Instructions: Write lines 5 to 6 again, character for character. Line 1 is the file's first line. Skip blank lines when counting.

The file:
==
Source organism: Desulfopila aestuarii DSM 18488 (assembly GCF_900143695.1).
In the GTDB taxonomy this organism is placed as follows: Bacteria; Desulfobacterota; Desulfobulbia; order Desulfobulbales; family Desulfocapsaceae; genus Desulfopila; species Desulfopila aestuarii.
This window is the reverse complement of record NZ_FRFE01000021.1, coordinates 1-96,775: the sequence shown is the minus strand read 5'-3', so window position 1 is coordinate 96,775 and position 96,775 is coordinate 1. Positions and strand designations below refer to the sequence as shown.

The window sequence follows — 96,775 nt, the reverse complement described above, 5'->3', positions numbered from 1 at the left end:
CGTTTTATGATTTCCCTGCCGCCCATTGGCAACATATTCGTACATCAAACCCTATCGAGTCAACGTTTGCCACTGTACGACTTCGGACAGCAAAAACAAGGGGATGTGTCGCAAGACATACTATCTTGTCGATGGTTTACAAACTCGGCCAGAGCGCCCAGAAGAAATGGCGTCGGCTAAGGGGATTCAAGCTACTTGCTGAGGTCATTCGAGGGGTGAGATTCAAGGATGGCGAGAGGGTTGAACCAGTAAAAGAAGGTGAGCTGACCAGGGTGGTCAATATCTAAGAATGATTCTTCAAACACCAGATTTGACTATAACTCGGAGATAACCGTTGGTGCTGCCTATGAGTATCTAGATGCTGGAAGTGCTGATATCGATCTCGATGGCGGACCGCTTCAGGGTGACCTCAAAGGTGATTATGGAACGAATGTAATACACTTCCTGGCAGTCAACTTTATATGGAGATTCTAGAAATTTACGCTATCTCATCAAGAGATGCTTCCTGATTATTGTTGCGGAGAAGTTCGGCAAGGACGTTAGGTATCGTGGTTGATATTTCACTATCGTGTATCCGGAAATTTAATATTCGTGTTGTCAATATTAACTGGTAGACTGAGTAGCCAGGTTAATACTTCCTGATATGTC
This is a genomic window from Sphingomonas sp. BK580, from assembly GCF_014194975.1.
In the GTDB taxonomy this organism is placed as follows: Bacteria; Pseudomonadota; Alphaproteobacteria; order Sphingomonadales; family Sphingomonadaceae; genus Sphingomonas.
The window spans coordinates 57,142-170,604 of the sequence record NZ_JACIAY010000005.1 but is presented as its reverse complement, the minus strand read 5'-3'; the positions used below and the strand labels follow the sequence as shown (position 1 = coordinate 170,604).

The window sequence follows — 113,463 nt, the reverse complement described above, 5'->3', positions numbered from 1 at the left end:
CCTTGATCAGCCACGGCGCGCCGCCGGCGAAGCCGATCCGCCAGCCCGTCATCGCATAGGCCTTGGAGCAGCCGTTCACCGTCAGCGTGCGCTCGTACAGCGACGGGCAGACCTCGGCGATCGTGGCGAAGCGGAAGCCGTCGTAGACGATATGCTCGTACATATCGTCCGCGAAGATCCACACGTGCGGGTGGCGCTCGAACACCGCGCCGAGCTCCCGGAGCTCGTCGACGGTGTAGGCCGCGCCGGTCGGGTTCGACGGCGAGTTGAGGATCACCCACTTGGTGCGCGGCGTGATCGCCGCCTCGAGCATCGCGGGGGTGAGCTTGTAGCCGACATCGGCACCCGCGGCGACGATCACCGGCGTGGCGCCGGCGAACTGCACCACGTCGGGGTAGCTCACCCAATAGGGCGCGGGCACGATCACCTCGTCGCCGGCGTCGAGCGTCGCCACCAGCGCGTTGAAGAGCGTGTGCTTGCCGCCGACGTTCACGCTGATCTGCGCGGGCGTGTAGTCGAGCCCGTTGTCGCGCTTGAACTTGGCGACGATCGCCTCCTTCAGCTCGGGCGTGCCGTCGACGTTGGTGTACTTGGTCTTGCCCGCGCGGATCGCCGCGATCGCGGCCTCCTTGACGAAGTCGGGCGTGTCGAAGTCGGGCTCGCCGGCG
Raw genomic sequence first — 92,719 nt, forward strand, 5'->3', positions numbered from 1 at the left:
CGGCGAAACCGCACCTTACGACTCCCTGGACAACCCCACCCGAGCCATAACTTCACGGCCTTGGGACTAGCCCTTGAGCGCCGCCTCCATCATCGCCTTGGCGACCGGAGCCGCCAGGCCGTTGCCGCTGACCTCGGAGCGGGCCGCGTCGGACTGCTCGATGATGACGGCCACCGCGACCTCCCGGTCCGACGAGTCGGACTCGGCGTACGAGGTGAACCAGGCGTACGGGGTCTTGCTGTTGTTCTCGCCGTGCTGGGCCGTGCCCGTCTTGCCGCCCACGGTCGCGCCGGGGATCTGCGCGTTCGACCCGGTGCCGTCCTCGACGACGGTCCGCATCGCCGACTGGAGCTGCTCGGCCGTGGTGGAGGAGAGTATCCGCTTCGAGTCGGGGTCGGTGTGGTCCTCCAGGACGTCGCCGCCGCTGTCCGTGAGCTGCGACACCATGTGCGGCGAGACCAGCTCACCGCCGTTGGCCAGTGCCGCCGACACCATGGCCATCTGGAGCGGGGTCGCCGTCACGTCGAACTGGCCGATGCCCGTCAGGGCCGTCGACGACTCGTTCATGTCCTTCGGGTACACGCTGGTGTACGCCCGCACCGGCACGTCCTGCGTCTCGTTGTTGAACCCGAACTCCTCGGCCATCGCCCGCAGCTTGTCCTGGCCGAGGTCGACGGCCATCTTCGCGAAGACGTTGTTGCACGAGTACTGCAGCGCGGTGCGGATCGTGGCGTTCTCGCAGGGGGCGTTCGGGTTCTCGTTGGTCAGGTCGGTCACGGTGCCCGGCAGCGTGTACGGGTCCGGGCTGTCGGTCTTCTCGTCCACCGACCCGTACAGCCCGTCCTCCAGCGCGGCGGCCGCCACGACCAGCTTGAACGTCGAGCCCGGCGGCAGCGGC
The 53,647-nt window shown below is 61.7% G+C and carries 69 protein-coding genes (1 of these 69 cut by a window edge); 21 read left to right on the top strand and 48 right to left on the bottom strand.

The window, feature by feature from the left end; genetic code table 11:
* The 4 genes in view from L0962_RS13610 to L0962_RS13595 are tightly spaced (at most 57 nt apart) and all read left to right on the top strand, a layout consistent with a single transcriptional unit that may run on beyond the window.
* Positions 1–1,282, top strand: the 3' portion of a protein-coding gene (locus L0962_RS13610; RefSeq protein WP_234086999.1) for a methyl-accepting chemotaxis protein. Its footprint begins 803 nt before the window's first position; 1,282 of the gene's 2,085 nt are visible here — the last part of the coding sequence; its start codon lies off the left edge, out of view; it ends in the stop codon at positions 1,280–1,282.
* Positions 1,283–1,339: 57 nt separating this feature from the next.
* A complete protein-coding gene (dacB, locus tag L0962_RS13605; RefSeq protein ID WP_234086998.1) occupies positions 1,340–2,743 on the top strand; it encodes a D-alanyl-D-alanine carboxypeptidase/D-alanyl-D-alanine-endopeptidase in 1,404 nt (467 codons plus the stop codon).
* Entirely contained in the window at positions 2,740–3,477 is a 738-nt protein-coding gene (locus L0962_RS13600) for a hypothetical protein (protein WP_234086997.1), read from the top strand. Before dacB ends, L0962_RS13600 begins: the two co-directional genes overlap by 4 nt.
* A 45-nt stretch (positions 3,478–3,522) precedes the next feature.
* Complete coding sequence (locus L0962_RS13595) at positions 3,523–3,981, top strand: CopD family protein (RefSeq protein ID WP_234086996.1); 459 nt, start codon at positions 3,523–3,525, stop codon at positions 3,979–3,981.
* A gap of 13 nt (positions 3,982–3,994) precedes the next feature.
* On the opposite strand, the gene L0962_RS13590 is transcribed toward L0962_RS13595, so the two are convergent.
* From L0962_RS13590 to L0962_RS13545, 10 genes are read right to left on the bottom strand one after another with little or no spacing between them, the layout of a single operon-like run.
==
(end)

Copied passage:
CGTTTTATGATTTCCCTGCCGCCCATTGGCAACATATTCGTACATCAAACCCTATCGAGTCAACGTTTGCCACTGTACGACTTCGGACAGCAAAAACAAGGGGATGTGTCGCAAGACATACTATCTTGTCGATGGTTTACAAACTCGGCCAGAGCGCCCAGAAGAAATGGCGTCGGCTAAGGGGATTCAAGCTACTTGCTGAGGTCATTCGAGGGGTGAGATTCAAGGATGGCGAGAGGGTTGAACCAGTAAAAGAAGGTGAGCTGACCAGGGTGGTCAATATCTAAGAATGATTCTTCAAACACCAGATTTGACTATAACTCGGAGATAACCGTTGGTGCTGCCTATGAGTATCTAGATGCTGGAAGTGCTGATATCGATCTCGATGGCGGACCGCTTCAGGGTGACCTCAAAGGTGATTATGGAACGAATGTAATACACTTCCTGGCAGTCAACTTTATATGGAGATTCTAGAAATTTACGCTATCTCATCAAGAGATGCTTCCTGATTATTGTTGCGGAGAAGTTCGGCAAGGACGTTAGGTATCGTGGTTGATATTTCACTATCGTGTATCCGGAAATTTAATATTCGTGTTGTCAATATTAACTGGTAGACTGAGTAGCCAGGTTAATACTTCCTGATATGTC
This is a genomic window from Sphingomonas sp. BK580, from assembly GCF_014194975.1.